SA widow tells of hubby's last call from Iraq
By Caiphus Kgosana, Sapa-AFP and Sapa-AP
The last time Melinda Strydom spoke to her husband Francois in Iraq, he told her to stop watching TV news as it would upset her.
But she had every reason to worry, because since he left their Pretoria home for Iraq six weeks ago, news coming from the country had been that of suicide bombings, killing and mayhem.
And three days later he was dead - one of the victims of a suicide bomb that ripped through a Baghdad hotel.
Four other South Africans were injured in the blast, one seriously.
Security guards yesterday fired without success as the suicide bomber drove an explosives-filled mini-bus with ambulance insignia up to the Shahine Hotel, in the upmarket Karrada district, and detonated his cargo. The bomber and three other people were killed and 17 injured.
The irony of 42-year-old Strydom's death is he went to Iraq to secure the future of his family. Instead his death has shattered the family and left his wife and the 10 children from their previous marriages destitute.
Strydom, who had been unemployed for three years, was offered employment by American based security company Erinys International.
According to his wife, he went to Baghdad to deliver vehicles.
"He said (on Sunday) I should ignore the news because the situation in Iraq was not as bad as what they made it look like on the news.
"He said I should not worry at all because he was fine," she said.
But that was the last time the couple were to speak to each other.
On Wednesday at 11am Melinda Strydom was phoned by her mother-in-law, who said something bad had happened.
"I thought she was talking about my father-in-law.
"Then she started crying and I knew something was wrong. She said there had been a bomb blast in Iraq which had claimed the life of my husband.
"I could not believe her, but after a while it all started sinking in," said Melinda from her home in Sinoville.
She said news of Francois' death had affected their children badly and she did not know how they would cope without him.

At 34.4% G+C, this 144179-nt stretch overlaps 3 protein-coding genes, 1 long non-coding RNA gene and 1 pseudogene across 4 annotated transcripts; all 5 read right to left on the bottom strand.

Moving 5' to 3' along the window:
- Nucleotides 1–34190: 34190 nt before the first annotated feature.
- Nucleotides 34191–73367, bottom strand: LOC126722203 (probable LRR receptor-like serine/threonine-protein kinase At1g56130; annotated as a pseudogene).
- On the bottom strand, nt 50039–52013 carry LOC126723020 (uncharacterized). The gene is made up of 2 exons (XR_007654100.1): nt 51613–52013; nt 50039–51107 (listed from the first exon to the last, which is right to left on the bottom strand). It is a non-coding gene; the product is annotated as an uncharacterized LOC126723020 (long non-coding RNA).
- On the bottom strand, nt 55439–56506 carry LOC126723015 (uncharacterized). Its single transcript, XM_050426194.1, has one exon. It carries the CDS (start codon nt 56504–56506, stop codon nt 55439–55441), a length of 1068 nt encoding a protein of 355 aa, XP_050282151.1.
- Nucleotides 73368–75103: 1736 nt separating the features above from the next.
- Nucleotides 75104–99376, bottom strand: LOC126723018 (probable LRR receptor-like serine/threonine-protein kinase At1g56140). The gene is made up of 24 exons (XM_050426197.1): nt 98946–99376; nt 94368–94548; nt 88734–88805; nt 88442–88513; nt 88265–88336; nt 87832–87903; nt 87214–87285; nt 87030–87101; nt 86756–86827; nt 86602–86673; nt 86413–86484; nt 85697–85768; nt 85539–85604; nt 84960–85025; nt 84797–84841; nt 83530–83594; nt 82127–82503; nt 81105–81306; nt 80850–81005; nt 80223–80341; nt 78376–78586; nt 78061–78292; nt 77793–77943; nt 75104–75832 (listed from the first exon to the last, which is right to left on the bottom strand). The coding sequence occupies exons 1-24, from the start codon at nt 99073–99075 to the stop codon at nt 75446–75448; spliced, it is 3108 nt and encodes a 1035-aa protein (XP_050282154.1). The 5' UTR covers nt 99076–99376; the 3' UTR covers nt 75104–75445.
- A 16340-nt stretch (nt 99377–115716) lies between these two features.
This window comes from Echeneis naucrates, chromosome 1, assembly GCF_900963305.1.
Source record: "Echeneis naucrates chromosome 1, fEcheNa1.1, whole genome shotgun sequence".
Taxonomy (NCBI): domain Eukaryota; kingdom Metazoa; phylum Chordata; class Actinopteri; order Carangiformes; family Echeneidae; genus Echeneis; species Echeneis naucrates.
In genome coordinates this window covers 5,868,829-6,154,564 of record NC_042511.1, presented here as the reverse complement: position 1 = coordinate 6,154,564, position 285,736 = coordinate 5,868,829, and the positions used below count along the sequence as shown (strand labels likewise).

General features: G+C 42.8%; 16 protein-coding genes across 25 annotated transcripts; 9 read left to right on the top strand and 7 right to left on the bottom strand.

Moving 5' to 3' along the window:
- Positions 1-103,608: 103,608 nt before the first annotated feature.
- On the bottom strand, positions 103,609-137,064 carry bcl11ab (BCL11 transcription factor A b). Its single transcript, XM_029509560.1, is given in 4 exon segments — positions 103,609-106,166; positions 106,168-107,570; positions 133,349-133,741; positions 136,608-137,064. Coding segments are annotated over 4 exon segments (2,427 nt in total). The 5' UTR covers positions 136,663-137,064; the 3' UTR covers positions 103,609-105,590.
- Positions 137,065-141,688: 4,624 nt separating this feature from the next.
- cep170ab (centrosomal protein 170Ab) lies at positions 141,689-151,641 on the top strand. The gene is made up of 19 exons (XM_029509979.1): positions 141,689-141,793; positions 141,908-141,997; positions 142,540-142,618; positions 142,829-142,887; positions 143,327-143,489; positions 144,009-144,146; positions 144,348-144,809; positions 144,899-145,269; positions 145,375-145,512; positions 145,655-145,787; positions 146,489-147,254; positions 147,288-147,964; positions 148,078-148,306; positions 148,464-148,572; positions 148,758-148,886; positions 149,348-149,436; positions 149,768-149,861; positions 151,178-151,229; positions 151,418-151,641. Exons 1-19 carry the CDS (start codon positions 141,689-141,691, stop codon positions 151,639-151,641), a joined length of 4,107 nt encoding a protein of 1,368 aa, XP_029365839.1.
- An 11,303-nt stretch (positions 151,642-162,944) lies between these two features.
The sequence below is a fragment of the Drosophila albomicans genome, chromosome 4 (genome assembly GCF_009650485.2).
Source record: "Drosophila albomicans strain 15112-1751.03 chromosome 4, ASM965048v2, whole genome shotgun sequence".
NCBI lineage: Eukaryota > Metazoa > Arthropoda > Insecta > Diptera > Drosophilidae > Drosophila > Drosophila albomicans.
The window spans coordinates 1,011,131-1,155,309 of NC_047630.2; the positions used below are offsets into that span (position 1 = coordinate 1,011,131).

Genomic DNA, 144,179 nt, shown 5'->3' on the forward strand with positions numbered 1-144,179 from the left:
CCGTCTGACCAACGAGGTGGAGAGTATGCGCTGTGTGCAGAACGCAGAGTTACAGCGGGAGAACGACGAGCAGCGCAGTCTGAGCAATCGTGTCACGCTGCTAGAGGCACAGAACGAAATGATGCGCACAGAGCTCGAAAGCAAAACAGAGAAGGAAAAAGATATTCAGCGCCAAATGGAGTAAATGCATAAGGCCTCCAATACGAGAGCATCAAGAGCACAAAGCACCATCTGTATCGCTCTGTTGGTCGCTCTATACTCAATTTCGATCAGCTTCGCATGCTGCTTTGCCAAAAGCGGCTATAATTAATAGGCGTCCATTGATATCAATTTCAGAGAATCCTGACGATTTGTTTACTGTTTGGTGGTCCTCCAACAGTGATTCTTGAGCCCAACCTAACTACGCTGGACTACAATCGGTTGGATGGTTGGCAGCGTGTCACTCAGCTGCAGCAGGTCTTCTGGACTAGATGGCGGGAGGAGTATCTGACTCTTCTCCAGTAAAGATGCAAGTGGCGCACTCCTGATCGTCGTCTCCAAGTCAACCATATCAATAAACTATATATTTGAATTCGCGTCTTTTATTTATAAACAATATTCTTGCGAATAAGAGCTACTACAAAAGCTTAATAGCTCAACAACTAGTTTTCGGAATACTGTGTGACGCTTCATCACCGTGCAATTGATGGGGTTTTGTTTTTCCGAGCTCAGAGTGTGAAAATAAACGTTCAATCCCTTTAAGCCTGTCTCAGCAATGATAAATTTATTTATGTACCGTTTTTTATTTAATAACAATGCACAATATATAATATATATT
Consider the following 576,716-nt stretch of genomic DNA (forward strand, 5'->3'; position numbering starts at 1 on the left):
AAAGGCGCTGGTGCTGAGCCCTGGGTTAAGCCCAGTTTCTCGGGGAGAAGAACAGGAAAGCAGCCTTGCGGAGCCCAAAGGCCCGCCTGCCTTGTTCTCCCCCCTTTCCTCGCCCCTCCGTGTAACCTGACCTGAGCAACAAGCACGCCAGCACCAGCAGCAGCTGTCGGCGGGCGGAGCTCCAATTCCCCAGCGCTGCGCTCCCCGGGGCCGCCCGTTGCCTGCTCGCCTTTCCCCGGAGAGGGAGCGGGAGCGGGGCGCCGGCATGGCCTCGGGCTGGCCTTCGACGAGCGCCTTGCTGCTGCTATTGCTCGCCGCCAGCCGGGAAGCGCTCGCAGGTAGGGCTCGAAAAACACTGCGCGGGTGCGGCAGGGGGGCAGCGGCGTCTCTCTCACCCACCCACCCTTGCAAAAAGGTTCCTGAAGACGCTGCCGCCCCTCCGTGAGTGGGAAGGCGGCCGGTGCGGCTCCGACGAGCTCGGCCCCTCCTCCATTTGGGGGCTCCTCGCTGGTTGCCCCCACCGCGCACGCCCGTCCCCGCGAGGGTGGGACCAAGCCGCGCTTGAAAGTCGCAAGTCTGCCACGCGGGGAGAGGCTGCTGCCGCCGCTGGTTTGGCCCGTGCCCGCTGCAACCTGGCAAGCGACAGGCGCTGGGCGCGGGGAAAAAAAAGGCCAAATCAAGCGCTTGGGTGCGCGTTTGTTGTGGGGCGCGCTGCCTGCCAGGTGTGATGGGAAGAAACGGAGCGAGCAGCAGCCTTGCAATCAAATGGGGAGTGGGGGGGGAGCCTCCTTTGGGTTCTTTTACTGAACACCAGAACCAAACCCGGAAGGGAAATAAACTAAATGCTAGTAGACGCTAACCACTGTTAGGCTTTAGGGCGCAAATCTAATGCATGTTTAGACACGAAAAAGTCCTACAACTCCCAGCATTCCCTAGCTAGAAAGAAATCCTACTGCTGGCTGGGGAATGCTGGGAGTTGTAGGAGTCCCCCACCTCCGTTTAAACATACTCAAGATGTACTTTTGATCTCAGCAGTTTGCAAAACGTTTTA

Strydom said she blamed South Africa because her husband could not find work here and was forced to go all the way to Iraq so that he could be able to provide for his family.
The family are arranging to have the body flown back to Pretoria, but have not yet made any funeral arrangements.
Francois Strydom and the four injured South Africans are all believed to be former police Security Branch members.
Erinys Africa's general manager, Johan Viljoen, confirmed that Erinys Iraq had subcontracted SAS International to do security work in Iraq and that several South Africans were working for SAS International.
He said that the company was still trying to establish the exact circumstances that led to the blast.
Foreign affairs spokesperson Nomfanelo Kota said the department had managed to establish the identities of the South Africans and would release their names as soon as their families had been notified.
Kota said that Strydom's remains would be flown home.
According to security officials, a large portion of the hotel was used by interim Iraqi Labour Minister Sami Azara al-Majun, who blamed the attack on members of Saddam Hussein's former Ba'ath Party.
"I get threats nearly every day," said Al-Majun, who was apparently being protected at the hotel by the five South Africans.
Hotel owner Hamud Ismail said he was sent an anonymous threat three months ago, telling him: "There are Jews and Americans in your hotel. Get rid of them."